Sure that guy looked depressing as hell, slightly belittled in his inferior position of servitude, but even if I were to end up standing behind that exact same counter ten, twenty years from now, I can take comfort in the fact that I am not him. Sure my job might suck and I won’t have much by way of extravagance in my life, but I know what interests me, I know what I’m passionate about and (hopefully) I will never forget those things. Even if I end up as a “lowly” CVS clerk scanning bar codes all day long, I’ll be able to come home at night and retreat to the solitude of a great novel or ponder the nature of light, the universe. I don’t have to be depressing. I can still be me no matter how shittacular of a job I end up landing. And I’m ok with that.

Such are thoughts to set dreams afloat.

-Mirabeau B.

Another Crumby Post

The Onion does it again!

Bunch of Phonies Mourn J.D. Salinger

Lazear on taxes and growth

Ed Lazear has an article in the Wall Street Journal decrying Obama’s plan for a discretionary spending freeze (again, it would have been nice if people like him has been saying things like this back when Republicans wanted it).  Anyway, he’s correct that it’s in no way a serious effort to cut the long term budget deficit.  However, the article also includes this interesting bit Continue reading

Lockhart’s Lament

Here’s a paper we had to read for my number theory class.  It’s rather long, but if you read the first four or five pages you’ll get the general point.  Basically, Lockhart has a major problem with how math is taught in our school system.  He feels that math is taught mostly by showing people how to follow specific rules.  In grade school and undergraduate classes, those who excel at math are those who can follow these rules the best, not those who exhibit the best independent and creative thinking.  According to him, success in mathematics beyond this is predicated on the ability to think critically and independently.  More importantly, he argues, people are not exposed to this side of math and therefore aren’t aware how interesting it really is.  Although much of it sounds like he’s just bitching about people not knowing what he does for a living, there’s surely some truth to it.  But how would one go about implementing lesson plans that follow these guidelines?  He rails against standardized testing, but is there a way around using them to ensure some basic competency?  In the end, he raises some very interesting questions, but provides few answers.  I thought this might be especially interesting to anybody who might be teaching a math class in the near future.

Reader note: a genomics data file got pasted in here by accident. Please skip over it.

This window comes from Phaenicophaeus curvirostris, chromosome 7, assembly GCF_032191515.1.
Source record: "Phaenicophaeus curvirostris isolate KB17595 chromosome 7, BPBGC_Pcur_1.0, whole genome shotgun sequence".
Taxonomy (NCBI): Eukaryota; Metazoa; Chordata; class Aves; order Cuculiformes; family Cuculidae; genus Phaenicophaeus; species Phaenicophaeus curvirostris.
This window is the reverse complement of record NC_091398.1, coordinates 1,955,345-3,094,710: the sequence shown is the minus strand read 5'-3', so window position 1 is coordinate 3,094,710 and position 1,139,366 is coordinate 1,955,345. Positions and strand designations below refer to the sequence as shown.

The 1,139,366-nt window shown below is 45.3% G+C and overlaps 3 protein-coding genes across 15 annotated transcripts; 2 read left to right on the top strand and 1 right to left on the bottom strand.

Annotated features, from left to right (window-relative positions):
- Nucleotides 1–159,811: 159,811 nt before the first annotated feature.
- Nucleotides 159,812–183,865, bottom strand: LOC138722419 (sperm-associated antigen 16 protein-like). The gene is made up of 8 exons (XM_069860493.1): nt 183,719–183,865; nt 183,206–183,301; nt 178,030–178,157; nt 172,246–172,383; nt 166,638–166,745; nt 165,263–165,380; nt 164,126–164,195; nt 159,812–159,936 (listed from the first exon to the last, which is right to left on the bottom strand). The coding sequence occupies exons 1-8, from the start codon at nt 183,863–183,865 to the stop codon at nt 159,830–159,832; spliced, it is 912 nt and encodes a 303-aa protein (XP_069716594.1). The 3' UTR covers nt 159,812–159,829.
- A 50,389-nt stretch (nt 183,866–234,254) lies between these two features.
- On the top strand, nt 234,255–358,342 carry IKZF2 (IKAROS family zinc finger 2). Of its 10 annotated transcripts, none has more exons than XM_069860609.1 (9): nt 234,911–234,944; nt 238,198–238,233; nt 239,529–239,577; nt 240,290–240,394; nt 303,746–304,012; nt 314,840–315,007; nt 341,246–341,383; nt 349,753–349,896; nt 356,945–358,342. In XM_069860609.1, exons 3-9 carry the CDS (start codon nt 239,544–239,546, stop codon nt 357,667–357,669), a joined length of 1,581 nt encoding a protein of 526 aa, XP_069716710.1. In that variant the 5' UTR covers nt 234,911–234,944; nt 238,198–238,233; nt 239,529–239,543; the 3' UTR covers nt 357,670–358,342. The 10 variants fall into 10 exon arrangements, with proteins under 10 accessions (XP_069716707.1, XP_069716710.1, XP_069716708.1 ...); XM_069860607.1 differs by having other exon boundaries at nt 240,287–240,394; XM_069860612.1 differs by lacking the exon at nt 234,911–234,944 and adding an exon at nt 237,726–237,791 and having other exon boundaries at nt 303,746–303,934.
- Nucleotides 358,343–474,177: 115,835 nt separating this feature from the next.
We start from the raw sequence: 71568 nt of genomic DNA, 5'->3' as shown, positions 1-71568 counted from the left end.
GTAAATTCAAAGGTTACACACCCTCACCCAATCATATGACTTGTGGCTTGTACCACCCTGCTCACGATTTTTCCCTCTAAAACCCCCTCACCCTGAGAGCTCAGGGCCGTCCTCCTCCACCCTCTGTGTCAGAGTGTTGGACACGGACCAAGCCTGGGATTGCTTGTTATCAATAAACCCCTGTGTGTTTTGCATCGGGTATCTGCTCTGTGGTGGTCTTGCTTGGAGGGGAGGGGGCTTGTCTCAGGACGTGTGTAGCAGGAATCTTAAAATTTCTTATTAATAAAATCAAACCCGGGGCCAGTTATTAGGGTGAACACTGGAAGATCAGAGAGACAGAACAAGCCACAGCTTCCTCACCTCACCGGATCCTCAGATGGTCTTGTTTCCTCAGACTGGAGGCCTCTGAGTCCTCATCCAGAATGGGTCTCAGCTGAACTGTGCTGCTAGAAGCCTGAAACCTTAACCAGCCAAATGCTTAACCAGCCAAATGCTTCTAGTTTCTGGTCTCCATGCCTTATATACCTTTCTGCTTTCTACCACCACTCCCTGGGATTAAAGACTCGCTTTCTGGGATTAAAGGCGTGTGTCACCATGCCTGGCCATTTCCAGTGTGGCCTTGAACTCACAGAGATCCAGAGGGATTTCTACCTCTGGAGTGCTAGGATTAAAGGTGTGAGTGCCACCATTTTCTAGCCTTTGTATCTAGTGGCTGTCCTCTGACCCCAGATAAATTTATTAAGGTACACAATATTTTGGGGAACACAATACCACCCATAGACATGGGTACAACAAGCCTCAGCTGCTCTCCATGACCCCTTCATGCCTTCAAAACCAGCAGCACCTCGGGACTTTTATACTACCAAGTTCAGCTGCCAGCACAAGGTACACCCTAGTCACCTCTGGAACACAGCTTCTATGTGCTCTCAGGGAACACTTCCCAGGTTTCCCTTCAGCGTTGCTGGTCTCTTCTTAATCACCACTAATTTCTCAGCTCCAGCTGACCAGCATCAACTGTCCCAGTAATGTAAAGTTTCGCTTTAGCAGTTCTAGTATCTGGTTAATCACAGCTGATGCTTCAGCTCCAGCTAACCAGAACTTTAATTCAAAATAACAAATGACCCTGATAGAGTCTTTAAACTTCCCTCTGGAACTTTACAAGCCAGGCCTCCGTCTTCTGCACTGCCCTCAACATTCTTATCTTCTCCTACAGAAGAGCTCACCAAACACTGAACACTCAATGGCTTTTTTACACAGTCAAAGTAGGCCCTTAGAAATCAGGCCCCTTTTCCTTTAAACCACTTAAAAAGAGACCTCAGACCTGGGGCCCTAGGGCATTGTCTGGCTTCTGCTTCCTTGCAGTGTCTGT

“That’s all bullshit!”

A good friend of mine (known amongst various competitive bowling circles as Disco Stu, to others he is simply McMichaelson) turned me on to this song I’m currently obsessed with by classic rock band Styx:

Kick back, crack open a brew, load a bowl, mix various poisonous substances into a potent concoction of misery and death in your souvenir Las Vegas shot glass (aah! I know you have one!) and give the song a listen. But please please please pay attention to the lyrics. It’s poetry and philosophy and everything in between.

If anything, do it for all the poor souls who have died in various horrific ways and were not Glenn Beck.

-Mirabeau B.


Gay, lesbian, and bisexual men and women in the military, according to this study.  The breakdown of LGB men and women in the military is interesting as well.  They estimate that 12,952 of them are serving on active duty.  The rest are in the National Guard or reserve roles.   About 35,000 are men and then other 28,000 are women.  However, because there are more men than women in the military lesbian or bisexual women account for nearly 3% of women on active duty and almost 9% of those in the National Guard or reserves.  These numbers are about 1% and 3.5%, respectively, for men.

Update: Any of you who have taken a little bit of probability or statistics, scroll down to the appendix to see some nice Bayesian equations.